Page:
Claremont Killer Accused Pushes For Judge-Only Trial
Prosecutors have applied to have the man accused of Perth's Claremont serial killings face trial before a judge sitting without a jury.
Bradley Robert Edwards pleaded not guilty in July to all charges against him including the murders of 23-year-old Jane Rimmer, 27-year-old Ciara Glennon and Sarah Spiers, 18, in 1996 and 1997.
Wearing prison greens, Edwards appeared in the Supreme Court of WA via video link from Hakea remand jail on Monday.
Sarah Spiers, Ciara Glennon and Jane Rimmer
He only spoke twice to confirm his name and confirm he understood what the next steps would be.
His defence team has until the end of next month to respond to the judge-alone trial application, which was expected considering the huge amount of media coverage about the case over the past 22 years.
Edwards will return to court to be formally arraigned on September 28 and the hearing for the application will be on November 1.
Plans are underway to conduct the trial electronically, rather than using physical documents, given the huge amount of material involved.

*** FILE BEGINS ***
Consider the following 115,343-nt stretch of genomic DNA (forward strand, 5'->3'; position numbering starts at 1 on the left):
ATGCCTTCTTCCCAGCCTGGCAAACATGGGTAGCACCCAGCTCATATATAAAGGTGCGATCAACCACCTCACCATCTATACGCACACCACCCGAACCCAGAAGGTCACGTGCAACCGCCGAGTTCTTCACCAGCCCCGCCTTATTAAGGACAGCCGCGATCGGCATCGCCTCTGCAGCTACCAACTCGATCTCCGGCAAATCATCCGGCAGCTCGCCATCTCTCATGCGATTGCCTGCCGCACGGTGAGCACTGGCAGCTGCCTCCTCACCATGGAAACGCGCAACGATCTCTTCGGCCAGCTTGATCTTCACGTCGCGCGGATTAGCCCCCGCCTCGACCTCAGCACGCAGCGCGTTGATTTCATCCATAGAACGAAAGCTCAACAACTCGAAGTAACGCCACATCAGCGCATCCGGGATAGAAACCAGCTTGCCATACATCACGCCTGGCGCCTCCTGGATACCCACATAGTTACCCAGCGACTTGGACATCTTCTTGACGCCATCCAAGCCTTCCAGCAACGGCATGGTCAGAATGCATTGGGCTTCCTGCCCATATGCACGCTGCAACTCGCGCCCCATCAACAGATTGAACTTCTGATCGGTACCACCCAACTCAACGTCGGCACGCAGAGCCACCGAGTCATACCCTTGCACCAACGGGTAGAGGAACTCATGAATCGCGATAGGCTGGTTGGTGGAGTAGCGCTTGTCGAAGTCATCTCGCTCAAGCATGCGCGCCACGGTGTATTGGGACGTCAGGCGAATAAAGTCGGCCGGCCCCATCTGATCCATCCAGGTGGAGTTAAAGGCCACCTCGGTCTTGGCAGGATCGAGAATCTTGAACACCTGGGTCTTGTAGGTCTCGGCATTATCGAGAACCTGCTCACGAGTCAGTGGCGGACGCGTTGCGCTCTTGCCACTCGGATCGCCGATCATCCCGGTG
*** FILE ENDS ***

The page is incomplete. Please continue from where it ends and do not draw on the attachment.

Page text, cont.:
The court heard earlier this year that police were preparing a spreadsheet of evidence numbering more than 1.5 million pages.
Edwards, 49, was charged with the murders of Ms Rimmer and Ms Glennon after a raid on his Kewdale home in December 2016.
He has been held at Hakea since then and was charged with Ms Spiers' murder in February.
All three woman disappeared from the Claremont entertainment strip in the city's affluent western suburbs after a night out.
The bodies of Ms Rimmer, a childcare worker, and Ms Glennon, a lawyer, were discovered in bushland weeks after they were killed, but the body of Ms Spiers, a secretary, has never been found.
The fathers of two of the victims, Denis Glennon and Don Spiers, declined to speak with media outside court.
In addition to the murders, Edwards is accused of attacking an 18-year-old woman in her Huntingdale home in February 1988 and raping a 17-year-old girl in Karrakatta in February 1995.
Prosecutors also on Monday discontinued an indecent assault charge that was laid over the Huntingdale incident, saying it was encompassed within a deprivation of liberty charge, which remains.
That reduced the number of charges Edwards faces from nine to eight.
The case, dubbed Operation Macro, has gripped WA for decades and is believed to be Australia's longest-running and most expensive police investigation.
Trial dates, starting May 1, have been set aside.
It will take up to two months to hear pre-trial applications.